Ofatumumab is Safe, Efficacious Against Rheumatoid Arthritis
SAN FRANCISCO, CA—Ofatumumab is safe and effective against rheumatoid arthritis (RA), a systematic review and meta-analysis of data from three trials presented at the 2015 ACR/ARHP Annual Meeting has confirmed.
“The adverse events profile appears to be acceptable at the present but long-term trials and post-marketing surveillance are required to further assess efficacy and harms,” noted Vidhu Anand, MD, of the University of Minnesota, Minneapolis, MN, and coauthors.
Ofatumumab, an anti-CD20 monoclonal antibody (mAb), has its epitope more proximal and distinct from that recognized by rituximab or by other anti-CD20 mAbs, Dr. Anand explained. “The proximity of this epitope probably accounts for the high efficiency of B-cell killing.” That fact, as well as the significant role B-cells play in RA, makes ofatumumab "ideal for use in RA.”
To assess ofatumumab's effects on disease activity, RA patient function and pain, and adverse events, the researchers interrogated research and regulatory databases using Cochrane systematic review methods.
Included were "randomized controlled trials comparing ofatumumab alone, or in combination with disease-modifying anti-rheumatic drugs (DMARDs) or biologics, to placebo or DMARDs or biologics alone or in combination with DMARDs, with no restrictions with regard to the dosage,” the investigators reported in their poster presentation. “Two authors independently assessed search results, trial quality, and risk of bias, and extracted data.”
They identified three clinical trials with a low risk of bias for analysis representing 654 patients, 383 administered ofatumumab, and 271 in control groups. Stable methotrexate dose was allowed in all patients, they noted.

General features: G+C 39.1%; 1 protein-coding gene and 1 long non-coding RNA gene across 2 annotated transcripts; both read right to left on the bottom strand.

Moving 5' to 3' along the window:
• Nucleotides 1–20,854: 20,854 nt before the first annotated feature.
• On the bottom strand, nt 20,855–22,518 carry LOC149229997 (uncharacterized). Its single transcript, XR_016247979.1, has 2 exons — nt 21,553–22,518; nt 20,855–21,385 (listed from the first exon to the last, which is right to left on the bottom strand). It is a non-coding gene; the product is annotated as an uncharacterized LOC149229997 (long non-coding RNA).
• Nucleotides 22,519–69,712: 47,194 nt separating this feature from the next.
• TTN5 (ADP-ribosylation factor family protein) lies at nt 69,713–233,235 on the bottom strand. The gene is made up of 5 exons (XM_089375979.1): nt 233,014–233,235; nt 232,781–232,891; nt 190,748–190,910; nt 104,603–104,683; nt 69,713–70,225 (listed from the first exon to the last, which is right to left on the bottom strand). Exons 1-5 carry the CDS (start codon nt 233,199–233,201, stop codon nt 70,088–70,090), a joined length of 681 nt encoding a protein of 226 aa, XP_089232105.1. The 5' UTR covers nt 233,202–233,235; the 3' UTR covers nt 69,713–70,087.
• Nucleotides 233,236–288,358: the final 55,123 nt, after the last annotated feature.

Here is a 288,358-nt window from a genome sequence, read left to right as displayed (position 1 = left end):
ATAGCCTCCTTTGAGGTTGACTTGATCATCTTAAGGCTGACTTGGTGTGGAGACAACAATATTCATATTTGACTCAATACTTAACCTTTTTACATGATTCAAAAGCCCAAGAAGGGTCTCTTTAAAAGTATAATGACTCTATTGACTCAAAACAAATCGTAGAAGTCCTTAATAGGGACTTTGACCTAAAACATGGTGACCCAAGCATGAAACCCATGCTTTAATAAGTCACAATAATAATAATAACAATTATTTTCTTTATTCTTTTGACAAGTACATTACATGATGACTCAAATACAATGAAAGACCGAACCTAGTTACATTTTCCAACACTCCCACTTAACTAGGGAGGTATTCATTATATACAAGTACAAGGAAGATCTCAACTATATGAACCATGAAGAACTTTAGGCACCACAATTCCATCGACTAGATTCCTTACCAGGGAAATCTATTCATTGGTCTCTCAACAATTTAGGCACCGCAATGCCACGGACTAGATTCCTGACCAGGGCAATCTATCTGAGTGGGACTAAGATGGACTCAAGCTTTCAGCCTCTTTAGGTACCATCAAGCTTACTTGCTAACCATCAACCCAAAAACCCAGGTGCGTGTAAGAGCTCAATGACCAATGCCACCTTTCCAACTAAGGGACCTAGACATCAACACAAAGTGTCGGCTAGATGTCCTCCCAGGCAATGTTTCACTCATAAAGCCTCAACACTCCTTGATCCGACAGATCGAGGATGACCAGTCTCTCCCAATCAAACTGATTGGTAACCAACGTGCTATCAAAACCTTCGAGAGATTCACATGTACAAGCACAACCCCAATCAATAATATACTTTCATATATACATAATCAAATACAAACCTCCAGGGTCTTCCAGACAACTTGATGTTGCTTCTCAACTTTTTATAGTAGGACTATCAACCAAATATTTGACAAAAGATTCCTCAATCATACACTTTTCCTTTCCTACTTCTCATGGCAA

Patients treated with ofatumumab group (vs. placebo) were 3.1 times more likely to achieve an ACR50 (RR 3.12; 95% CI: 1.98–4.91). This efficacy was noted in those both with (RR 3.76; 95% CI: 1.47–9.59) and without prior TNF-failure (RR 2.7; 95% CI: 1.6–4.84) at the 700mg dose, but not the 300mg or 1000mg doses.
“The number needed to treat to achieve an ACR50 response was 6 (95% CI: 4–7),” they reported. “Patients in the ofatumumab group were 2.3 times more likely to achieve an ACR20 response (RR 2.3; 95% CI: 1.76–3.01).”
Only one of the studies included in the analysis found improvement in ACR70 response, the coauthors reported.
“A significant reduction in disease activity was found in ofatumumab-treated patients compared to placebo,” they noted. “The quality of life was also significantly improved with the ofatumumab treatment, as measured by SF-36 summary score (mean difference, 2.48, 95% CI: 2.23-2.73).”
The risk of adverse events was higher for patients administered ofatumumab than placebo (all grades; RR 1.54, 95% CI 1.37-1.72), but the incidence of serious adverse events was not significantly different (RR 1.72; 95% CI:0.91 to 3.26). Discontinuations (both total number of withdrawals and withdrawals due to adverse effects) were not statistically different between ofatumumab and placebo, the coauthors reported.
“However, withdrawal due to lack of efficacy were significantly lower in the ofatumumab treated patients compared to the placebo group (RR 0.24; 95% CI: 0.10–0.60),” they noted.